Upcoming Surprise HSE Construction Site Inspections to Focus on ‘Slow Killers’
Beginning 1st October 2018, the HSE will be conducting its latest inspection initiative, focused on the construction sector. Employers can expect HSE surprise inspections to place an emphasis on ensuring workers are protected from long-term health complications, such as occupational lung disease, that typically result from asbestos, silica, wood or other dust exposure.These harmful substances are known as slow killers and are the focus of the HSE’s #DustBuster campaign to protect construction workers’ lungs. In a recent news bulletin, the HSE explained that although the impact is not as immediately evident as that of safety flaws, a failure to prioritise workers’ health and guard against slow killers could lead to serious complications later in life. Indeed, the HSE estimates that there are 8,000 work-related cancer deaths each year, with 3,500 of those fatalities stemming from the construction industry. What’s more, asbestos and dust exposure are the primary causes of these deaths. Employers can expect HSE inspectors to assess workers’ understanding of safety, making sure they are aware of the following:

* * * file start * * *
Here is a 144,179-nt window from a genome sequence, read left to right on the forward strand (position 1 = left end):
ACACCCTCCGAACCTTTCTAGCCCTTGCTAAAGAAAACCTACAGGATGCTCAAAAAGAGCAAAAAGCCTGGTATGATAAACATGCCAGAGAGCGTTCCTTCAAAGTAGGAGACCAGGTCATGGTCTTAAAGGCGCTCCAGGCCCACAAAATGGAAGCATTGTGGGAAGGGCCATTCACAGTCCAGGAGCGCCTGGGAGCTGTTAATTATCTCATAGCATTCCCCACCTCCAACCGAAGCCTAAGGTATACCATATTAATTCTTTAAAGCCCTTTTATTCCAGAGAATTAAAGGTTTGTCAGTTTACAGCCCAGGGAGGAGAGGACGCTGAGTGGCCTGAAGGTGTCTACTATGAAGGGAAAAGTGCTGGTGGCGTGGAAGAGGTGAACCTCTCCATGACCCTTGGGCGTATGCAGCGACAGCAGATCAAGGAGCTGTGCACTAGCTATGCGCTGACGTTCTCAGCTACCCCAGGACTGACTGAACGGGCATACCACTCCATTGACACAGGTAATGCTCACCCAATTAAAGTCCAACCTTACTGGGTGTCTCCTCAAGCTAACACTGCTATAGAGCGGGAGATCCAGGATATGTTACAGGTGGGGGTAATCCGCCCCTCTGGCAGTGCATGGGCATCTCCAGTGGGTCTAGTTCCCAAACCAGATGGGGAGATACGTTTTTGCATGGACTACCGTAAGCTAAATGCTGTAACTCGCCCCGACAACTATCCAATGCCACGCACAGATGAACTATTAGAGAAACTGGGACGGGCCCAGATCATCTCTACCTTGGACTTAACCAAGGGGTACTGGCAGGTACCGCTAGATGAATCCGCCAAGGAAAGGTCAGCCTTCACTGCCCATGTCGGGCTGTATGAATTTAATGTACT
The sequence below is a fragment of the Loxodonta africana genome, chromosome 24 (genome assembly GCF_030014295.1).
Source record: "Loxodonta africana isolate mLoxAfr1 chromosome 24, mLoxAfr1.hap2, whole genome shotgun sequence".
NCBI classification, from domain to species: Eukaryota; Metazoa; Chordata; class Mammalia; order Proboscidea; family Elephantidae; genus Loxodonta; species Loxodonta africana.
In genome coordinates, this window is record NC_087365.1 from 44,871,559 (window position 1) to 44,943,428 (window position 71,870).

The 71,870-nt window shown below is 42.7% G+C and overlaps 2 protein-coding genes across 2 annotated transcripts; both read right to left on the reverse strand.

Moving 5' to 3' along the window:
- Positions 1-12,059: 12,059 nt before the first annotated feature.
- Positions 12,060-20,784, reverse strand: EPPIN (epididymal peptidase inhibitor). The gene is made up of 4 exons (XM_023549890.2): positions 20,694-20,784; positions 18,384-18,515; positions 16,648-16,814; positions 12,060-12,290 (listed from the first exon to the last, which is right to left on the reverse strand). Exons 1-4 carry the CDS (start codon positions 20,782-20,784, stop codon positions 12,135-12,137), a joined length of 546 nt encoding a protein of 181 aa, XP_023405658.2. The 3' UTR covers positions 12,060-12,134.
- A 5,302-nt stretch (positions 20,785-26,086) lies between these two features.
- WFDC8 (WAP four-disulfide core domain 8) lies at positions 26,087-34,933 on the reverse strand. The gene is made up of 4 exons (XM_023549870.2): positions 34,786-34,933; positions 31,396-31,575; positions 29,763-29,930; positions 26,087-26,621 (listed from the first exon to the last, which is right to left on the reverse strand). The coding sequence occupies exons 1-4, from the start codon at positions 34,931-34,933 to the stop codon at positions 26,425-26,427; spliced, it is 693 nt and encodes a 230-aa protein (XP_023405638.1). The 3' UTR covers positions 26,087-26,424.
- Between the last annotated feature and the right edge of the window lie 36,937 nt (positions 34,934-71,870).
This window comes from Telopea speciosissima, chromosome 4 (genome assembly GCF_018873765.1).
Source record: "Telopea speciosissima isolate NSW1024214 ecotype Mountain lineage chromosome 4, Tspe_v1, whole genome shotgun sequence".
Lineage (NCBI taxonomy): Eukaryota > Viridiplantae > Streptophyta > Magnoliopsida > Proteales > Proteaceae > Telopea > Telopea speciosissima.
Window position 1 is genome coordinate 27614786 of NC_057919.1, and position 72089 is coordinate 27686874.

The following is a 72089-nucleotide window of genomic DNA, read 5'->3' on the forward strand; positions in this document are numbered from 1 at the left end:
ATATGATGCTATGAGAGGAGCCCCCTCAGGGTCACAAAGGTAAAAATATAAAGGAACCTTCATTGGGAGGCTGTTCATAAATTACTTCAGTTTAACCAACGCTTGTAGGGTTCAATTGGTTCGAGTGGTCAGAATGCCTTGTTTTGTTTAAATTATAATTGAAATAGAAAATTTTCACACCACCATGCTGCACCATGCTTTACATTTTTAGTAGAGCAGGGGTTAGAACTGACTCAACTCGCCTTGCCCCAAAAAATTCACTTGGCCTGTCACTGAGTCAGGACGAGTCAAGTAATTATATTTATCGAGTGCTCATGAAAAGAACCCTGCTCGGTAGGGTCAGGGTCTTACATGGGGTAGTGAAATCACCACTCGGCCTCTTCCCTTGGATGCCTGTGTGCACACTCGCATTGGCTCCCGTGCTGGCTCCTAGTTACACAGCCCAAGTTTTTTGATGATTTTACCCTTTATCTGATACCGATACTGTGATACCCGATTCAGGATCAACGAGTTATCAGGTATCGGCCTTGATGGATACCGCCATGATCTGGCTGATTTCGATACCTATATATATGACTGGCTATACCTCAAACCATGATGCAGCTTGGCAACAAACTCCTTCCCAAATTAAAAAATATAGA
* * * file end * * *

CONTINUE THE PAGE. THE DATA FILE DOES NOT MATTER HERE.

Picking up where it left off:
- The specific risks involved when working with hazardous substances—This involves being aware of the various forms that these substances can take (solid, liquid, vapour, gas and even via microorganisms), different exposure routes (lungs, skin, mouth and other airways), and potential health effects.
- Your organisation’s plan to mitigate potential risks—Both you and your employees should know your organisation’s plan for handling
- industry-specific health risks related to asbestos and dust exposure. This involves planning a mitigation strategy, identifying exposure hazards in your workplace, assessing the significance of these hazards and involving workers in the final risk management plan.
- The required procedures for preventing and controlling potential risks—It is not enough for your organisation to simply have a plan in place. Workers must be aware of and actively follow the necessary procedures to reduce asbestos and dust exposure risks.
- Use different methods of work that decrease the likelihood of exposure. This includes replacing harmful substances with safer materials when possible, using proper tools and providing personal protective equipment, such as respiratory protective equipment.
- Regularly rotate workers who perform tasks with a risk of exposure and limit the number of people working near that area.
- Train workers to ensure they understand proper procedures that reduce exposure and know what to do if something goes wrong.
- If you are aware of or presume your worksite to contain asbestos, you must conduct an asbestos survey before starting work.